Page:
From Cincinnatus to Caesar

Dr. Clyde Wilson’s new gathering will be of particular interest to readers of this journal, as some parts of it have appeared in these pages and as he has for years maintained a special relationship with Chronicles.  Yet I hasten to add that the compelling quality of these essays speaks broadly to the most vital issues of our national identity and history and to the self-understanding of Americans as expressed in our politics—and, even more, to the self-awareness of Americans that cannot, or should not, be expressed in politics.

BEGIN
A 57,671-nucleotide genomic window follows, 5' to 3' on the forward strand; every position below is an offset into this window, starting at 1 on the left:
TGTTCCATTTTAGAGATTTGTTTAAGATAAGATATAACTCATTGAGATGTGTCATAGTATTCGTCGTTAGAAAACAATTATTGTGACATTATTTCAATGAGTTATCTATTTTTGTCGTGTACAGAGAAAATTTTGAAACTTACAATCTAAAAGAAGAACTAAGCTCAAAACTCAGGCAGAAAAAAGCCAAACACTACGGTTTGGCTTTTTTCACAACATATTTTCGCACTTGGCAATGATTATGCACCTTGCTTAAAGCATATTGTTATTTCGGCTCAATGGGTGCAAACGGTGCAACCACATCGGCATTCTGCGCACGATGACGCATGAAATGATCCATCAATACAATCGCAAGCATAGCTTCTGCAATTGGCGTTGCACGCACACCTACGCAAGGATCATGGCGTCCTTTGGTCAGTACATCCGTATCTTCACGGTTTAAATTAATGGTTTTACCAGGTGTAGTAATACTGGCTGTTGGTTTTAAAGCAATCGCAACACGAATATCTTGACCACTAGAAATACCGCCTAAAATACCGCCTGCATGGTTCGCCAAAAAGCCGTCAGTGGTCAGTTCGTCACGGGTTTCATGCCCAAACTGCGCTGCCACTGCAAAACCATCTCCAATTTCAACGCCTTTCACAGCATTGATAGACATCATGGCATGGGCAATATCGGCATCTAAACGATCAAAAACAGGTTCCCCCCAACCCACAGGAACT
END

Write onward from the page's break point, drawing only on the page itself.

Written from 1969 to 2001, these articles, essays, reviews, and lesser pieces express a consistent, surprising, and productive point of view.  They are consistent not only in the continuity of the author’s identity but, more importantly, in his speaking from principle; surprising in their applicability to the contemporary era.  And they are productive because, no matter the provocation, Wilson’s counsels are not of despair.  Clyde Wilson knows too well that optimism and pessimism, though not determinative, are in some way self-fulfilling prophecies.  That “Death by Melancholy” once identified by Walter Sullivan, the pessimism that is rooted in the blessing and curse of knowledge, can only be averted finally by the maintenance of faith, however distressed such faith may be.  Wilson keeps the faith, no matter what.

The base...

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